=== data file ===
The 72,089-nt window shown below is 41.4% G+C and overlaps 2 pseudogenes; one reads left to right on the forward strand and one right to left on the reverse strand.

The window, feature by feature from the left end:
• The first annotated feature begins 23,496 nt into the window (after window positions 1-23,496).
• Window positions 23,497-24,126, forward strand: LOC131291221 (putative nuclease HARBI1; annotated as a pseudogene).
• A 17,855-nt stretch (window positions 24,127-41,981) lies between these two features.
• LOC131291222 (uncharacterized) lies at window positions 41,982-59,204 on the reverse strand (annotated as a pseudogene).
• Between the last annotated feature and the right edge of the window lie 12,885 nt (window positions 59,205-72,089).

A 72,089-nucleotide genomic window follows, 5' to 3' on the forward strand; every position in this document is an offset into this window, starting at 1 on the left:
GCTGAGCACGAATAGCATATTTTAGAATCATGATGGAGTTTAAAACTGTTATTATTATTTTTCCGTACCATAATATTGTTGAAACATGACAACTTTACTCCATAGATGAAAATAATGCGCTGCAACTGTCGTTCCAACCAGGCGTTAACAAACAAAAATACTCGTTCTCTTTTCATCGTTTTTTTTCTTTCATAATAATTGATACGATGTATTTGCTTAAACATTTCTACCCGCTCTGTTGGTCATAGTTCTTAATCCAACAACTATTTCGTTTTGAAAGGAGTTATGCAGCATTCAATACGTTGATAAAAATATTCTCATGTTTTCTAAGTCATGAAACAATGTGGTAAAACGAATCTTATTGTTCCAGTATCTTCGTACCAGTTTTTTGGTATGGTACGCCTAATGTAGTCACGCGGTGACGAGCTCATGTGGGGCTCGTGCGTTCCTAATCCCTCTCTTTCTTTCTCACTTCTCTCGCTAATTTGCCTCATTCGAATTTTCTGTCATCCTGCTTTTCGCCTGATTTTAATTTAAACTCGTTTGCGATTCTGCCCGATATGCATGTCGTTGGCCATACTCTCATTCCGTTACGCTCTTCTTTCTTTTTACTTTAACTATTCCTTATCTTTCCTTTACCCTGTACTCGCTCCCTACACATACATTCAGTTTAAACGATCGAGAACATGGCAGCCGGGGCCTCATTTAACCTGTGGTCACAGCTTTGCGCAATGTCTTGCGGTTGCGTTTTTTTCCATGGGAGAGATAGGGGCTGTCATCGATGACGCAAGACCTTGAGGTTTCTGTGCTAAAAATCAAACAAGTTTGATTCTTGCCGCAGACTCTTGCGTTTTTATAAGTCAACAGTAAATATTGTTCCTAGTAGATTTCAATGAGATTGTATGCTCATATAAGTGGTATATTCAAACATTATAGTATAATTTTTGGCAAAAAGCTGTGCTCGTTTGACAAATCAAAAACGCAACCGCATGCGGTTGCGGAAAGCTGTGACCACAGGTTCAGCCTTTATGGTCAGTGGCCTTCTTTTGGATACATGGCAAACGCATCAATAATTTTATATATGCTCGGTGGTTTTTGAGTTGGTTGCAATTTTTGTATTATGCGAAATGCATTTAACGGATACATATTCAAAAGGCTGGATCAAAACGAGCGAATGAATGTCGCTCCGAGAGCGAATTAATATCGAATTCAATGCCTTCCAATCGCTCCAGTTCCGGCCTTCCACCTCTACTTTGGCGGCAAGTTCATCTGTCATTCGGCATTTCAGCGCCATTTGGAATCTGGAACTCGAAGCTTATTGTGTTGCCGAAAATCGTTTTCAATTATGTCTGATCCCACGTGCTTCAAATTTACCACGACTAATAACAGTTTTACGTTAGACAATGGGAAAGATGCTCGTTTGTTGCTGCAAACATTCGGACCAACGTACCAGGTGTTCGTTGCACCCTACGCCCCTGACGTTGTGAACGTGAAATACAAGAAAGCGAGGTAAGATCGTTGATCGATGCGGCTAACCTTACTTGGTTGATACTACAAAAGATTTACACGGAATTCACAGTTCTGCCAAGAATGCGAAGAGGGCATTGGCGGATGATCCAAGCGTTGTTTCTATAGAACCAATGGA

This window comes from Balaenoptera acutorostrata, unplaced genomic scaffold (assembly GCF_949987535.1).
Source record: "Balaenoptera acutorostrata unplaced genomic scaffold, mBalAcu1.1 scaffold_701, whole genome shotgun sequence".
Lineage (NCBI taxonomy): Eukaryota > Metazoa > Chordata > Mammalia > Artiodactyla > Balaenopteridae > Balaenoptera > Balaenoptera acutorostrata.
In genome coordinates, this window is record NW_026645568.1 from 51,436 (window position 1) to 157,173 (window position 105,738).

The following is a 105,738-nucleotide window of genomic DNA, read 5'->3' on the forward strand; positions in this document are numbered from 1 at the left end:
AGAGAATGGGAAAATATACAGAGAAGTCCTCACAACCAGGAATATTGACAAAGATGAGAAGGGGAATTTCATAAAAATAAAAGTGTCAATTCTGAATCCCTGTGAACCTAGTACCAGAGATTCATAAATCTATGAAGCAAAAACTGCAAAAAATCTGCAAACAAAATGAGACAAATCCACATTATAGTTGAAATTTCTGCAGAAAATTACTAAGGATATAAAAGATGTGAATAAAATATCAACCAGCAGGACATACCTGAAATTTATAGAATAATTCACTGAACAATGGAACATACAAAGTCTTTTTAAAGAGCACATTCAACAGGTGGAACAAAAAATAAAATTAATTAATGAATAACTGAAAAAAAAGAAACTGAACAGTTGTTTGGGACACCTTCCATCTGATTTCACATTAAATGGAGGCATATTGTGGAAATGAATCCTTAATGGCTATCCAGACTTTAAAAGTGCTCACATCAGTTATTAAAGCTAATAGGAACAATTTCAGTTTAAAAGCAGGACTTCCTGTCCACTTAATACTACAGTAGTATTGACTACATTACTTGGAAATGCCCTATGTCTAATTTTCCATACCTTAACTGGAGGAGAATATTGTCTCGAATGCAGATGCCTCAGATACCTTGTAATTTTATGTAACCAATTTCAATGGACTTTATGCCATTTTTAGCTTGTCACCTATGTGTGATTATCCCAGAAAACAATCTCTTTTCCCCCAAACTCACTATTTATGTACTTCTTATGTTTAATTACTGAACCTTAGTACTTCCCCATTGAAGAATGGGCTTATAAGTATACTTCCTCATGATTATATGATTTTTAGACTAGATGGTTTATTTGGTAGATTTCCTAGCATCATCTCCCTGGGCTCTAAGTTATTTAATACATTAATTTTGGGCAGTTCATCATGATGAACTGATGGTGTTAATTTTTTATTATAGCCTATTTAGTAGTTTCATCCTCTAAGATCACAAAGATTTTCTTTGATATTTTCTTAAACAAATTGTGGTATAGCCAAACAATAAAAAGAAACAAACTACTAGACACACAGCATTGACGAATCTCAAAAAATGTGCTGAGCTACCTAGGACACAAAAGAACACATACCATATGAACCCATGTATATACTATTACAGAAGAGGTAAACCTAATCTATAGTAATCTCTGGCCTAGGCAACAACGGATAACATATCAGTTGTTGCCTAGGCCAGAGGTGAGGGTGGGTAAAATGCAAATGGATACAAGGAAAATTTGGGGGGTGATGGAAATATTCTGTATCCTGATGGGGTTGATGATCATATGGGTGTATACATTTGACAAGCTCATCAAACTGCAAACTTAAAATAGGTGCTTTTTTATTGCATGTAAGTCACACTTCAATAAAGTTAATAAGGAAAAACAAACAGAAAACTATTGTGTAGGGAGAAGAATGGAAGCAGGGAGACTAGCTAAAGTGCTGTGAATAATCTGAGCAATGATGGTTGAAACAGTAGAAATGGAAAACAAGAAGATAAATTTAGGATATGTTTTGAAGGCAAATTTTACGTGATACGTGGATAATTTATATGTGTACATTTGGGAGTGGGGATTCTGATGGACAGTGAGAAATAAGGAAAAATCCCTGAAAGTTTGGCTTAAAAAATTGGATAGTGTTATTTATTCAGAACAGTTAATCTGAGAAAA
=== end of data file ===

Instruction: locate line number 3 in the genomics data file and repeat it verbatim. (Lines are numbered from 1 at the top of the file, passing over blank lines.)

• The first annotated feature begins 23,496 nt into the window (after window positions 1-23,496).